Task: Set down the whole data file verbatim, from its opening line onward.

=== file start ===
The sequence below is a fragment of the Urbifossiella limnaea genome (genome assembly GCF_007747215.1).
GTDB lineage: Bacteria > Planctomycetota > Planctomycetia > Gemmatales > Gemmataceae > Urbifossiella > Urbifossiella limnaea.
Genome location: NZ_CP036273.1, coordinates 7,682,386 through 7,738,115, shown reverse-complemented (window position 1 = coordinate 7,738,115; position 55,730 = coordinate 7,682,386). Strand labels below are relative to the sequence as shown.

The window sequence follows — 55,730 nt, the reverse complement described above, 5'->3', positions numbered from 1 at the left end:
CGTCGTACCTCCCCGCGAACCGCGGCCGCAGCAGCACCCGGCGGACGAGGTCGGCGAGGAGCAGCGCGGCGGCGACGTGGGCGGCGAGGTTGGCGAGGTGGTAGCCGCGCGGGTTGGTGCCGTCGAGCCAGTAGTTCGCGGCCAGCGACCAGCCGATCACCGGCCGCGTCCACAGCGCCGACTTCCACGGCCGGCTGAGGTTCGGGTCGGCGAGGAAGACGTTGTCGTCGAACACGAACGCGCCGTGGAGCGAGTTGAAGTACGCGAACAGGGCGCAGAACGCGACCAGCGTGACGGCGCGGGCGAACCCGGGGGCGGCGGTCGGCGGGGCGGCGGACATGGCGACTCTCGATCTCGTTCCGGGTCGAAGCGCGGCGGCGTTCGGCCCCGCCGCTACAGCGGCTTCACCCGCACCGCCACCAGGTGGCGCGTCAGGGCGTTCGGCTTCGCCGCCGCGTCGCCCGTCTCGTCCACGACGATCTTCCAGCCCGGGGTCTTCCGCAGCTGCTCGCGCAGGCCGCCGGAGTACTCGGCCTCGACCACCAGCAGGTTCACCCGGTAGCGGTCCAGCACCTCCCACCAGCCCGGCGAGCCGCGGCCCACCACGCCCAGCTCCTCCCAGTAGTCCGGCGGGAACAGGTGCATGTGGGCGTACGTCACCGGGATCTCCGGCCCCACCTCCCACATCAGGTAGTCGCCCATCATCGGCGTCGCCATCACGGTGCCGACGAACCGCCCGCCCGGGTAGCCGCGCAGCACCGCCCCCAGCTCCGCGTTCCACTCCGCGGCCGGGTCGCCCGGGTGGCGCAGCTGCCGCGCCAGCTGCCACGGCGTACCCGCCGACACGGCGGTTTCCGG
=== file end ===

The sequence below is a fragment of the Urbifossiella limnaea genome (genome assembly GCF_007747215.1).
GTDB lineage: Bacteria > Planctomycetota > Planctomycetia > Gemmatales > Gemmataceae > Urbifossiella > Urbifossiella limnaea.
Genome location: NZ_CP036273.1, coordinates 7,682,386 through 7,738,115, shown reverse-complemented (window position 1 = coordinate 7,738,115; position 55,730 = coordinate 7,682,386). Strand labels below are relative to the sequence as shown.

The window sequence follows — 55,730 nt, the reverse complement described above, 5'->3', positions numbered from 1 at the left end:
CGTCGTACCTCCCCGCGAACCGCGGCCGCAGCAGCACCCGGCGGACGAGGTCGGCGAGGAGCAGCGCGGCGGCGACGTGGGCGGCGAGGTTGGCGAGGTGGTAGCCGCGCGGGTTGGTGCCGTCGAGCCAGTAGTTCGCGGCCAGCGACCAGCCGATCACCGGCCGCGTCCACAGCGCCGACTTCCACGGCCGGCTGAGGTTCGGGTCGGCGAGGAAGACGTTGTCGTCGAACACGAACGCGCCGTGGAGCGAGTTGAAGTACGCGAACAGGGCGCAGAACGCGACCAGCGTGACGGCGCGGGCGAACCCGGGGGCGGCGGTCGGCGGGGCGGCGGACATGGCGACTCTCGATCTCGTTCCGGGTCGAAGCGCGGCGGCGTTCGGCCCCGCCGCTACAGCGGCTTCACCCGCACCGCCACCAGGTGGCGCGTCAGGGCGTTCGGCTTCGCCGCCGCGTCGCCCGTCTCGTCCACGACGATCTTCCAGCCCGGGGTCTTCCGCAGCTGCTCGCGCAGGCCGCCGGAGTACTCGGCCTCGACCACCAGCAGGTTCACCCGGTAGCGGTCCAGCACCTCCCACCAGCCCGGCGAGCCGCGGCCCACCACGCCCAGCTCCTCCCAGTAGTCCGGCGGGAACAGGTGCATGTGGGCGTACGTCACCGGGATCTCCGGCCCCACCTCCCACATCAGGTAGTCGCCCATCATCGGCGTCGCCATCACGGTGCCGACGAACCGCCCGCCCGGGTAGCCGCGCAGCACCGCCCCCAGCTCCGCGTTCCACTCCGCGGCCGGGTCGCCCGGGTGGCGCAGCTGCCGCGCCAGCTGCCACGGCGTACCCGCCGACACGGCGGTTTCCGG